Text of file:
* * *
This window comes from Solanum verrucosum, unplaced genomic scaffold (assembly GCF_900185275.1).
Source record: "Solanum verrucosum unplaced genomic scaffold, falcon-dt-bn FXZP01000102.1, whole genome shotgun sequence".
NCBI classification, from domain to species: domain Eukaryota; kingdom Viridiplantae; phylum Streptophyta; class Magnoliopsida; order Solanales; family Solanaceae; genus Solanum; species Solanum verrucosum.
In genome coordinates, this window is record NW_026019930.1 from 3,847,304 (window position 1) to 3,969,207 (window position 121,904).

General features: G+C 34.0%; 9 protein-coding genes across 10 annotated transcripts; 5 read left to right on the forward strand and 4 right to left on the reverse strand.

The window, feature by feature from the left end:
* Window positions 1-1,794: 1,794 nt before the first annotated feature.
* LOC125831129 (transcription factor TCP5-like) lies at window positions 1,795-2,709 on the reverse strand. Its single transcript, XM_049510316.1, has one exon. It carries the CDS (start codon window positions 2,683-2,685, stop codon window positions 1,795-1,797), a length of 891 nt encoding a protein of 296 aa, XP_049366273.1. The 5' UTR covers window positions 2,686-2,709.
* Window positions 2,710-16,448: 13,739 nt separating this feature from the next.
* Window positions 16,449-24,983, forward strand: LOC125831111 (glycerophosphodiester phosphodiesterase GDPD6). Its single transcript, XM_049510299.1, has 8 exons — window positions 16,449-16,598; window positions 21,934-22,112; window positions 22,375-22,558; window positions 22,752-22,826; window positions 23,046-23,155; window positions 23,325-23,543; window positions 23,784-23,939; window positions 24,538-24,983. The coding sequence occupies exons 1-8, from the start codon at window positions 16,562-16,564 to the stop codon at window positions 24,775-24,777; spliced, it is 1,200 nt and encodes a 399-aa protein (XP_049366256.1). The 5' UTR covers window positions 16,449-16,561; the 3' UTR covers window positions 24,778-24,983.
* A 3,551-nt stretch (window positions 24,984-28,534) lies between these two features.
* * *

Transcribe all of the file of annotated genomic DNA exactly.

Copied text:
This window comes from Solanum verrucosum, unplaced genomic scaffold (assembly GCF_900185275.1).
Source record: "Solanum verrucosum unplaced genomic scaffold, falcon-dt-bn FXZP01000102.1, whole genome shotgun sequence".
NCBI classification, from domain to species: domain Eukaryota; kingdom Viridiplantae; phylum Streptophyta; class Magnoliopsida; order Solanales; family Solanaceae; genus Solanum; species Solanum verrucosum.
In genome coordinates, this window is record NW_026019930.1 from 3,847,304 (window position 1) to 3,969,207 (window position 121,904).

General features: G+C 34.0%; 9 protein-coding genes across 10 annotated transcripts; 5 read left to right on the forward strand and 4 right to left on the reverse strand.

The window, feature by feature from the left end:
* Window positions 1-1,794: 1,794 nt before the first annotated feature.
* LOC125831129 (transcription factor TCP5-like) lies at window positions 1,795-2,709 on the reverse strand. Its single transcript, XM_049510316.1, has one exon. It carries the CDS (start codon window positions 2,683-2,685, stop codon window positions 1,795-1,797), a length of 891 nt encoding a protein of 296 aa, XP_049366273.1. The 5' UTR covers window positions 2,686-2,709.
* Window positions 2,710-16,448: 13,739 nt separating this feature from the next.
* Window positions 16,449-24,983, forward strand: LOC125831111 (glycerophosphodiester phosphodiesterase GDPD6). Its single transcript, XM_049510299.1, has 8 exons — window positions 16,449-16,598; window positions 21,934-22,112; window positions 22,375-22,558; window positions 22,752-22,826; window positions 23,046-23,155; window positions 23,325-23,543; window positions 23,784-23,939; window positions 24,538-24,983. The coding sequence occupies exons 1-8, from the start codon at window positions 16,562-16,564 to the stop codon at window positions 24,775-24,777; spliced, it is 1,200 nt and encodes a 399-aa protein (XP_049366256.1). The 5' UTR covers window positions 16,449-16,561; the 3' UTR covers window positions 24,778-24,983.
* A 3,551-nt stretch (window positions 24,984-28,534) lies between these two features.